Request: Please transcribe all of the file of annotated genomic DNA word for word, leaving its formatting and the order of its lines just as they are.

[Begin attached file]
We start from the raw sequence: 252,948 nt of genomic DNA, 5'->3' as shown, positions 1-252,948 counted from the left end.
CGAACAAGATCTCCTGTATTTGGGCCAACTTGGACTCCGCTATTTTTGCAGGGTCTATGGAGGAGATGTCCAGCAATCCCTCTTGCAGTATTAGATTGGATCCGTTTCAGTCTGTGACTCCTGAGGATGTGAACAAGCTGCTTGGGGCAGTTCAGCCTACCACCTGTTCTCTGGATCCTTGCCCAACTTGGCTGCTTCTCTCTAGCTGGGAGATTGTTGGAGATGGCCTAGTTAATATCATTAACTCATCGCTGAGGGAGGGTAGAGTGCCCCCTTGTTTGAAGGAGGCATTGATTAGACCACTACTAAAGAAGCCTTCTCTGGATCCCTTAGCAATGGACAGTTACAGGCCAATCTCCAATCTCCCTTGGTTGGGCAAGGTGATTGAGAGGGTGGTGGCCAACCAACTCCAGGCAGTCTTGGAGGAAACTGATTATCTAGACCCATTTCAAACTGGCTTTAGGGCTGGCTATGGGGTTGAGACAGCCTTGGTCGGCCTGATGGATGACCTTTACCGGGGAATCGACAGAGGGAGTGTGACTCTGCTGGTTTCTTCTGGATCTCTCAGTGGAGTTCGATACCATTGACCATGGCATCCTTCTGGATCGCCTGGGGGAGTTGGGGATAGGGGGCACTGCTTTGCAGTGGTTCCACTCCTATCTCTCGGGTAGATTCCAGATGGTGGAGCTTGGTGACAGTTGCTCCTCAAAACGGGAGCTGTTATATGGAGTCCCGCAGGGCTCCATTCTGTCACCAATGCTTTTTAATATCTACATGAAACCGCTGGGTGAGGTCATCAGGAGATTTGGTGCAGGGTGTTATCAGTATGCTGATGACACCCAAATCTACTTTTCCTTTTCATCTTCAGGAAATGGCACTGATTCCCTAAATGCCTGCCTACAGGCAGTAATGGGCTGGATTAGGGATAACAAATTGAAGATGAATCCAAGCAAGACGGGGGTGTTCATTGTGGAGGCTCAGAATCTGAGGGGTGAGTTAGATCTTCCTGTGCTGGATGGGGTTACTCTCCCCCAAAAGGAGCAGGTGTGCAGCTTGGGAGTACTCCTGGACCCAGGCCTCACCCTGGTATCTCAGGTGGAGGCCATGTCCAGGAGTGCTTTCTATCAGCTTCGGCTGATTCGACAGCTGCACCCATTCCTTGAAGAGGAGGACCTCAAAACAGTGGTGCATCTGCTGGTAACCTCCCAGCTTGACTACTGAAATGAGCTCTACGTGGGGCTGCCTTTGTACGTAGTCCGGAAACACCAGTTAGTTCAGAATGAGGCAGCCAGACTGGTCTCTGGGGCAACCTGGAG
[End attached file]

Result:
We start from the raw sequence: 252,948 nt of genomic DNA, 5'->3' as shown, positions 1-252,948 counted from the left end.
CGAACAAGATCTCCTGTATTTGGGCCAACTTGGACTCCGCTATTTTTGCAGGGTCTATGGAGGAGATGTCCAGCAATCCCTCTTGCAGTATTAGATTGGATCCGTTTCAGTCTGTGACTCCTGAGGATGTGAACAAGCTGCTTGGGGCAGTTCAGCCTACCACCTGTTCTCTGGATCCTTGCCCAACTTGGCTGCTTCTCTCTAGCTGGGAGATTGTTGGAGATGGCCTAGTTAATATCATTAACTCATCGCTGAGGGAGGGTAGAGTGCCCCCTTGTTTGAAGGAGGCATTGATTAGACCACTACTAAAGAAGCCTTCTCTGGATCCCTTAGCAATGGACAGTTACAGGCCAATCTCCAATCTCCCTTGGTTGGGCAAGGTGATTGAGAGGGTGGTGGCCAACCAACTCCAGGCAGTCTTGGAGGAAACTGATTATCTAGACCCATTTCAAACTGGCTTTAGGGCTGGCTATGGGGTTGAGACAGCCTTGGTCGGCCTGATGGATGACCTTTACCGGGGAATCGACAGAGGGAGTGTGACTCTGCTGGTTTCTTCTGGATCTCTCAGTGGAGTTCGATACCATTGACCATGGCATCCTTCTGGATCGCCTGGGGGAGTTGGGGATAGGGGGCACTGCTTTGCAGTGGTTCCACTCCTATCTCTCGGGTAGATTCCAGATGGTGGAGCTTGGTGACAGTTGCTCCTCAAAACGGGAGCTGTTATATGGAGTCCCGCAGGGCTCCATTCTGTCACCAATGCTTTTTAATATCTACATGAAACCGCTGGGTGAGGTCATCAGGAGATTTGGTGCAGGGTGTTATCAGTATGCTGATGACACCCAAATCTACTTTTCCTTTTCATCTTCAGGAAATGGCACTGATTCCCTAAATGCCTGCCTACAGGCAGTAATGGGCTGGATTAGGGATAACAAATTGAAGATGAATCCAAGCAAGACGGGGGTGTTCATTGTGGAGGCTCAGAATCTGAGGGGTGAGTTAGATCTTCCTGTGCTGGATGGGGTTACTCTCCCCCAAAAGGAGCAGGTGTGCAGCTTGGGAGTACTCCTGGACCCAGGCCTCACCCTGGTATCTCAGGTGGAGGCCATGTCCAGGAGTGCTTTCTATCAGCTTCGGCTGATTCGACAGCTGCACCCATTCCTTGAAGAGGAGGACCTCAAAACAGTGGTGCATCTGCTGGTAACCTCCCAGCTTGACTACTGAAATGAGCTCTACGTGGGGCTGCCTTTGTACGTAGTCCGGAAACACCAGTTAGTTCAGAATGAGGCAGCCAGACTGGTCTCTGGGGCAACCTGGAG